Wednesday, July 22, 2009

Do Dockworkers Have Special Laws That Protect Them In the Event Of an Injury?

Dockworkers and Longshoreman do, in fact, have a specific law which is targeted at protecting them financially in the event that they are injured while on the job. There are a number of laws like this that are profession specific. These laws usually relate to those jobs that are more dangerous or more likely to result in the injury of a worker in order to ensure that people still feel protected enough to fulfill those essential services. In the case of dockworkers and longshoremen, it is the Longshoreman and Harbor Workers Compensation act. Usually you will just see this listed as the LHWCA.

This act provides medical benefits as well as covering the cost of rehabilitation for any injury sustained by these workers by on the job. In fact, this act also provides benefits for diseases that they may contract from their work, or that may be made worse by the conditions in which they work. They also will receive compensation for lost wages so that they can continue to support themselves in a proper lifestyle; meeting a basic standard of living. When this law was originally created, it only covered workers who weren't already covered by a workers’ compensation law in their state. However, it has now been changed to cover all workers who specifically fall under its guidelines.

It is important to understand who is covered under the LHWCA in order to realize who can receive these types of benefits and who would be required to file a more traditional workers’ compensation claim in the event of an injury while at work. Longshoreman, dock workers, harbor workers, anyone directly working on building or repairing ships, and ship breakers are all considered covered under this law. However, those who might work for a harbor in an office situation as an example, are not covered, and would have to file a different type of claim if injured on the job.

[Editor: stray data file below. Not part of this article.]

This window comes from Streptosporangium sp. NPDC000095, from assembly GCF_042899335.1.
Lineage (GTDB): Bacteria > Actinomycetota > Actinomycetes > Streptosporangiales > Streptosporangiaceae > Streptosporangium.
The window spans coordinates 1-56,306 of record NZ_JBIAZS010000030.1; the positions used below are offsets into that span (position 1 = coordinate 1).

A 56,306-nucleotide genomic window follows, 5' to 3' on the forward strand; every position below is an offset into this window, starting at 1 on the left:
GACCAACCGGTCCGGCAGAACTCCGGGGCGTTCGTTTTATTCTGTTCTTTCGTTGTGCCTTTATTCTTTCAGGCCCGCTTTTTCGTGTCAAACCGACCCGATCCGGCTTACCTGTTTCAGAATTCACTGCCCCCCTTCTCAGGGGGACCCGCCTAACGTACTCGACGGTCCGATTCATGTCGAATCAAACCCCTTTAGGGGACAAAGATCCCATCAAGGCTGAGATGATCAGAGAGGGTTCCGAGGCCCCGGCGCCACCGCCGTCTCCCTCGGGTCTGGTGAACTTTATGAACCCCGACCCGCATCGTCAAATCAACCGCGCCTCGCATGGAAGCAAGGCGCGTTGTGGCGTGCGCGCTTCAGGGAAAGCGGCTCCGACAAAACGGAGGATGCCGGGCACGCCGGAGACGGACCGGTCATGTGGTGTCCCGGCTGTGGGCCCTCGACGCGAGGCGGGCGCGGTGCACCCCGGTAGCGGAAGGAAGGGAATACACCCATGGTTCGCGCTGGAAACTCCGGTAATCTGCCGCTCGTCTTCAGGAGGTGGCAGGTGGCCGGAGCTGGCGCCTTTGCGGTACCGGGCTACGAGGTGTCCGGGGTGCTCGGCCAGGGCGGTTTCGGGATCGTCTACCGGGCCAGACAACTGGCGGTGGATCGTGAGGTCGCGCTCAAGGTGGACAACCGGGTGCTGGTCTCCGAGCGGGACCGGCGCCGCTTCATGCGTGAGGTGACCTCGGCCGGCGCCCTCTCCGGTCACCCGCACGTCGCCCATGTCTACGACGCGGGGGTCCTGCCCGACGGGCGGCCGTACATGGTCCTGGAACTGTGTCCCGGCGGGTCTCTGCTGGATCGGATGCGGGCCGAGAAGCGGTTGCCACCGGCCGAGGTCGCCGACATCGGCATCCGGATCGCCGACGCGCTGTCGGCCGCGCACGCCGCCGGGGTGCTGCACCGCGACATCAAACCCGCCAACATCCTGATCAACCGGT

Monday, July 20, 2009

Does the Jones Act Protect Oil Rig Workers?

Offshore oil rigs are another one of those murky areas of law when it comes to what regulations and statutes cover workers who are injured while working on one. In fact, it is possible to say that oil rigs are among the most complicated of these situations to analyze. This is because, depending on the type of rig on which one is working, there are different laws that might apply. Therefore, in order to figure out whether or not the Jones Act will protect you if you're working on an oil rig, it is first important to understand the specifics of the type of rig that you are working on.

If you're on a floating oil rig or jack up, then you might, in fact, be covered under the Jones Act because you could be considered an employee of a seagoing vessel. This is the specific type of worker that the Jones Act is designed to cover. It is important to have laws in place like this which do cover the rights and protect oil rig workers. Working on off shore drilling rigs has been shown to be among the most dangerous career paths a person can take, which is why the compensation for these workers is high and why there are specific laws in place to protect them.